Bloomberg & the Curse of the Third Term

By Gabe Pressman
|  Friday, Apr 15, 2011  |  Updated 7:12 PM EDT
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The Curse of the Third Term has Mayor Michael Bloomberg in its grip.
   
It’s a curse that has afflicted other mayors, including Fiorello LaGuardia, Robert F. Wagner Jr. and Edward Koch. And, judging by what’s happened in his third term so far, the Curse is still operating -- big time.
    
“The New York public sees politics as entertainment. They may enjoy a fresh face at City Hall but, after eight years, people are apt to get bored, " political consultant Hank Sheinkopf told me. "People often turn their attention to incidents of corruption or wrongdoing. Anything that can go wrong usually does. Like the City Time scandal, the snowstorm that buried Queens, the campaign to make a third term possible.”

History certainly validates the thesis that a third term in New York can be devastating -- to the person who runs for it. LaGuardia, whose colorful personality dazzled New Yorkers and made him a beloved figure for generations, didn’t do well after he won a third term.

While he had secured billions in public works money from Washington in his earlier years and helped lead the city out of the Great Depression , LaGuardia found the third term taxing to his health.

He wanted to escape. He tried to get President Roosevelt to appoint him a general but it didn’t work out. By the time he left office, New York was overwhelmed with debt and a burgeoning bureaucracy.
          
Robert F. Wagner Jr, son of a popular senator, was elected mayor three times. His toughest election was the third, when he took on the boss of Tammany Hall, the Democratic bastion, and managed to win. During his years at City Hall, even as unrest over civil rights and Vietnam engulfed the country, Wagner managed to keep the city calm.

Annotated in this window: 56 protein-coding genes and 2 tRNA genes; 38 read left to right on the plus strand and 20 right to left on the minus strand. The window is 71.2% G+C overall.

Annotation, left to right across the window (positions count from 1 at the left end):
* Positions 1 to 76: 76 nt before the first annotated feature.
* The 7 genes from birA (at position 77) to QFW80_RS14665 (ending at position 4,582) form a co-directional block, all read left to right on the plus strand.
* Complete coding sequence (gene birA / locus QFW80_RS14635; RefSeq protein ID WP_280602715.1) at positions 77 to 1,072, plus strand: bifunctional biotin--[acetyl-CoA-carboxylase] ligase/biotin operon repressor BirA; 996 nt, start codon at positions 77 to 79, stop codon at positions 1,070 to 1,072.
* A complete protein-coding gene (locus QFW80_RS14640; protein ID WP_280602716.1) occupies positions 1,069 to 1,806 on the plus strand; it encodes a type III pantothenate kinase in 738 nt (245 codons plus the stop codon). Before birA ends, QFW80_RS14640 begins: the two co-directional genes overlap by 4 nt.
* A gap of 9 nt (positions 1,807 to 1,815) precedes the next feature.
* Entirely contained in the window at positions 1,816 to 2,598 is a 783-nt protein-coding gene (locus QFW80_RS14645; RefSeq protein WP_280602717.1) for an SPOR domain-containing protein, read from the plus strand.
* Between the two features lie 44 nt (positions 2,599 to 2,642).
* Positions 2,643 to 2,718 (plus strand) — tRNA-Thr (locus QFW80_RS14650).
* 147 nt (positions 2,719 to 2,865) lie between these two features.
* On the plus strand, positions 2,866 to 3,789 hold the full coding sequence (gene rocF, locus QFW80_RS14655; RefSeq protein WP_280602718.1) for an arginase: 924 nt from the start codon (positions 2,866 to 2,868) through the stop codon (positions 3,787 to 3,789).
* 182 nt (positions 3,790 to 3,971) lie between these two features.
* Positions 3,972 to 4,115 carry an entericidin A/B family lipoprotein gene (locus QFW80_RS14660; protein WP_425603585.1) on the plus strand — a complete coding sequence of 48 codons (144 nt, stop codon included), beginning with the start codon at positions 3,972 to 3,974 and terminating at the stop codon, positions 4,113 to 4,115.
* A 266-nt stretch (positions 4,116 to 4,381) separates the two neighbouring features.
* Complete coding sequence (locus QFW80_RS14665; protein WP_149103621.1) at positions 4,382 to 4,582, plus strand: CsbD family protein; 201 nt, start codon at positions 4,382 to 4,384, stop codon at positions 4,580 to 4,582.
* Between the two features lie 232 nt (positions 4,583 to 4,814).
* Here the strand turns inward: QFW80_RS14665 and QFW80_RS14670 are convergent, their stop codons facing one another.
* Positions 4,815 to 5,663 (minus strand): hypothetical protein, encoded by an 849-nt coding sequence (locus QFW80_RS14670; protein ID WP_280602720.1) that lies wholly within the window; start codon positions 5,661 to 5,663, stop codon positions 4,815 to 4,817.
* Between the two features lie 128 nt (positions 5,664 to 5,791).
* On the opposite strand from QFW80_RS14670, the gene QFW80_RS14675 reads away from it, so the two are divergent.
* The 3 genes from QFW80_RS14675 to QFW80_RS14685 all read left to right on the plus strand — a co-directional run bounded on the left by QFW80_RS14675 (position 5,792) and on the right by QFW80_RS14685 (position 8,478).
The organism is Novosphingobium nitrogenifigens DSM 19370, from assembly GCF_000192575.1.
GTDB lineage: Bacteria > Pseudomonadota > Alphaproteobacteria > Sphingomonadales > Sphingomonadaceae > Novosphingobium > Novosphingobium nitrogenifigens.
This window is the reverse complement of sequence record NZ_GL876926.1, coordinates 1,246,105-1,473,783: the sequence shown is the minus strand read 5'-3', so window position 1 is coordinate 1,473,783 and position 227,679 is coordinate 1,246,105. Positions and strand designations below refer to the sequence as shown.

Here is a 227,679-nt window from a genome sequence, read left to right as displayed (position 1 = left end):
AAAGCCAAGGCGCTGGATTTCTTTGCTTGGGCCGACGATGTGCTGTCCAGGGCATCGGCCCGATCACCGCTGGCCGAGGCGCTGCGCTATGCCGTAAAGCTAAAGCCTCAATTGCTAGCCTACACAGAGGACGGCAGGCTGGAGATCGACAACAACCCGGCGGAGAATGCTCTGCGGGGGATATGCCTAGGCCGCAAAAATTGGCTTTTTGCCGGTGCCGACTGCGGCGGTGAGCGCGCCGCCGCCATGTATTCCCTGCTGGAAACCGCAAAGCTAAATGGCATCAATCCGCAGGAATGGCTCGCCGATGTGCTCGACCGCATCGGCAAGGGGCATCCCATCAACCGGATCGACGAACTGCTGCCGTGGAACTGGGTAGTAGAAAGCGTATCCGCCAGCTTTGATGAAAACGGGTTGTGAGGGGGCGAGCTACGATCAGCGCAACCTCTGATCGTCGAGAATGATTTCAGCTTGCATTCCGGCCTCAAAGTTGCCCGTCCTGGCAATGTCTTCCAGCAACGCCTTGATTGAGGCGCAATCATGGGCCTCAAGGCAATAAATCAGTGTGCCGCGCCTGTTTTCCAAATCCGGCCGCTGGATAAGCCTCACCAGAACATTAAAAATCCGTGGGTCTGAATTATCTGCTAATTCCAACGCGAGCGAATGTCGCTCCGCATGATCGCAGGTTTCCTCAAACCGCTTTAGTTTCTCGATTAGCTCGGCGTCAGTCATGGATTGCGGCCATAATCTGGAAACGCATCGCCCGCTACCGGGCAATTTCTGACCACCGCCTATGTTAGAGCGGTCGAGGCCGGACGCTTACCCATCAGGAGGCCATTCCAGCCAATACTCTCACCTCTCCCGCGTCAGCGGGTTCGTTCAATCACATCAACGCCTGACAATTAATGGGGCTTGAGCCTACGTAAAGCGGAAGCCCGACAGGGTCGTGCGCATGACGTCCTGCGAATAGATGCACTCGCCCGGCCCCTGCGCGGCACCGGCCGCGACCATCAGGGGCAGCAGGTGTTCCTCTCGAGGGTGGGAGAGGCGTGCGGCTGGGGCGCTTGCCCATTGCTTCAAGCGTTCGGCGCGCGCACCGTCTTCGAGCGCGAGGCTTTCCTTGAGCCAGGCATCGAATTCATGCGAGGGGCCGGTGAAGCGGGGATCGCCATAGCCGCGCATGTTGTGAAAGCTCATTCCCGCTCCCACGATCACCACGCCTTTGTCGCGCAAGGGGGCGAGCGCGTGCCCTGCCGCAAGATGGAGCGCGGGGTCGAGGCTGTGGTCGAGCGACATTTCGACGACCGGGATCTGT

He was criticized for postponing critical decisions but, in many ways, he improved New York -- playing a pioneering role in giving women a greater voice in policy making and making strides in building moderate and low cost housing.

But he failed to solve many emerging problems. As one newspaper detailed it in a series of articles called “City in Crisis,” New York was becoming dirty and dangerous -- and school problems were growing.
              
Ed [“How’m I doin?”] Koch related well to New Yorkers. His wise-guy New York ways endeared him to people. But, in his third term, scandal erupted in New York. His good friend, Queens Democratic Leader Donald Manes, was incriminated in a corruption scandal and, ultimately, killed himself.

There were other disappointments but Koch was never personally linked to scandal. But, if anything, the Sheinkopf theory was operating -- and the public may have been getting bored.
 
 Sheinkopf says -- and history seems to bear him out -- that “nobody can stick around too long. Incumbency can’t buy everything. Nobody likes long goodbyes.”      
           
So, if history teaches us anything, Bloomberg has a tough two years ahead of him. It’s been said that being Mayor of New York means holding the second toughest job in America.

It’s even tougher in the third term.       
 

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